Black Community Struggles to Trust Providers for Mental Health Needs

As the concept of self-care is surging in popularity within our society and the Black community, doctors say there still remains a rise in mental health issues worldwide that has yet to be adequately addressed, in particular, amongst Black people.

In an effort to shed light on the challenges, August is recognized as Global Black Mental Health Awareness Month. According to research from the American Psychiatric Association, Black people are disproportionately affected by mental health issues. In facts an estimated 20 percent of people living with mental illness are Black —a number that researchers say is likely being underreported. spoke with Dr. Nicole Washington who is a member of Black Psychiatrists of America who says the time is now for the Black community to address mental health.

“We have to talk more and build narratives around our mental health struggles. It is time to talk about this in a matter of fact way and take some of the stigma and taboo out of these struggles. We hide these things because we want to appear strong but there is strength in vulnerability,” she explained.

As Blacks are being urged to seek help for any and all mental heath, there is yet another obstacle impacting Blacks that centers around the healthcare providers. According to research conducted by JAMA Network, physicians who are responsible for treating Black people often lack the cultural competency and compassion to properly diagnose Black people dealing with mental health issues. In fact, only 2 percent of the nearly 40,000 psychiatrists in the United States are Black. The racial disparities in healthcare often means Black people seeking treatment for mental health experience lower healthcare quality and negative outcomes.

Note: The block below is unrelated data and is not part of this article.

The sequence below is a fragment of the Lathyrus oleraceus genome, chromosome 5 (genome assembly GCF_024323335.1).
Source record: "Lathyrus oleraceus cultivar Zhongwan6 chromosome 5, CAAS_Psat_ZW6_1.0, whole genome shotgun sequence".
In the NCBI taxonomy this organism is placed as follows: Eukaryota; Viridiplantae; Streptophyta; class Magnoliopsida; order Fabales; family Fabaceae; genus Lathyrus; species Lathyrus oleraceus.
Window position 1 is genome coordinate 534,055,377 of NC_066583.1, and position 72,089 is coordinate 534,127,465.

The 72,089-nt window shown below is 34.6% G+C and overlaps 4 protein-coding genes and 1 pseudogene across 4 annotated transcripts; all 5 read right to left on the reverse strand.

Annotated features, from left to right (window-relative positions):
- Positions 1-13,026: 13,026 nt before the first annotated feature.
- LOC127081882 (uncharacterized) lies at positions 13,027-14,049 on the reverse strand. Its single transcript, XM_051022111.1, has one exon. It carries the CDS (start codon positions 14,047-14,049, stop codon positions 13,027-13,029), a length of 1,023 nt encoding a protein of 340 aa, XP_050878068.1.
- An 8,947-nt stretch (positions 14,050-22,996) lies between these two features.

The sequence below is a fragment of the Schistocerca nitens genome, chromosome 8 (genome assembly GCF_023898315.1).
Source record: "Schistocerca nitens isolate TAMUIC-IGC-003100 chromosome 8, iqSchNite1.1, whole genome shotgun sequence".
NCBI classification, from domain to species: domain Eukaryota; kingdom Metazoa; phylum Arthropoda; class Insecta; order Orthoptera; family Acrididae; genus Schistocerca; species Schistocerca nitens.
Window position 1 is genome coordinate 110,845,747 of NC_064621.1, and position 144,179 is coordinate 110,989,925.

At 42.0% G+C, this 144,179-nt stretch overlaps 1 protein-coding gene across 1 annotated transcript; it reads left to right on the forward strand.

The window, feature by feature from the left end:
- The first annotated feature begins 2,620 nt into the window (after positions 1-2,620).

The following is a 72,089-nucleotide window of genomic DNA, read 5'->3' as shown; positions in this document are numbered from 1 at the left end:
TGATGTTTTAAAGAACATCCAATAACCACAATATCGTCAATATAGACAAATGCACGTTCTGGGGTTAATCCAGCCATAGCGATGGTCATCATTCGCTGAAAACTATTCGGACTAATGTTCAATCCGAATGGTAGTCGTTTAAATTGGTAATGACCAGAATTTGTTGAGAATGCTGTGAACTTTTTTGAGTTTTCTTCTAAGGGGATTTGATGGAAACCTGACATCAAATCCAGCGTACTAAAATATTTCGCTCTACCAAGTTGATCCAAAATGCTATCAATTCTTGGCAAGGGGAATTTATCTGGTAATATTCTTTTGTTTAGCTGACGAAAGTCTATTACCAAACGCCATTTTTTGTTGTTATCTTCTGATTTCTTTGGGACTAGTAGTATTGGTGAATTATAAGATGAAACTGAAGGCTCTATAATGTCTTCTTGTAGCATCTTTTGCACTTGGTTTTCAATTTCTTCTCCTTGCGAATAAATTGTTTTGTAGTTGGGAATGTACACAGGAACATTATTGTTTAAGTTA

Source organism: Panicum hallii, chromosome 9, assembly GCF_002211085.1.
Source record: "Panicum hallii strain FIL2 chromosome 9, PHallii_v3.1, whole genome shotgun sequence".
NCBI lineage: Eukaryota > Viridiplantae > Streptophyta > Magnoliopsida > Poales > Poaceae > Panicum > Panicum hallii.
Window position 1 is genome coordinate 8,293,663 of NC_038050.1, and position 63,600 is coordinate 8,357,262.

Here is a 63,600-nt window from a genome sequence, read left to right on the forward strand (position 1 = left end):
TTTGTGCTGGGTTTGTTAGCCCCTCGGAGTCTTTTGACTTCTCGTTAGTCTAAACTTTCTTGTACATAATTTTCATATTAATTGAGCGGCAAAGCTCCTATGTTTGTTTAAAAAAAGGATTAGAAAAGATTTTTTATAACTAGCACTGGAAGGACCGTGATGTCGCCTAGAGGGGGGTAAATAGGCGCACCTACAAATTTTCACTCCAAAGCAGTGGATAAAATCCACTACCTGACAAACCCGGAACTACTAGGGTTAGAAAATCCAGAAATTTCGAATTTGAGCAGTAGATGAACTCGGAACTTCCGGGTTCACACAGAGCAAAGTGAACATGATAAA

“There aren’t enough people of color to provide services and frankly a lot of Black people would be more comfortable talking to someone who looks like them. The system has done a lot to lose the trust of Black people in this country,” Dr. Washington said.

Researchers also point out that various mental heath struggles facing Black people worldwide can be distinctively different from other races. Researchers agree that because of the history of enslavement and discrimination in our society it is necessary to consider historical context to better understand the mental health of Black people.

According to the National Institutes of Health, although Blacks have similar or lower rates of common mental disorders than whites, mental disorders are more severe, persistent, and disabling among Black people. In addition, Black people are also less likely to utilize psychiatric services, and if they receive care, it is usually of lower quality than care provided to whites.

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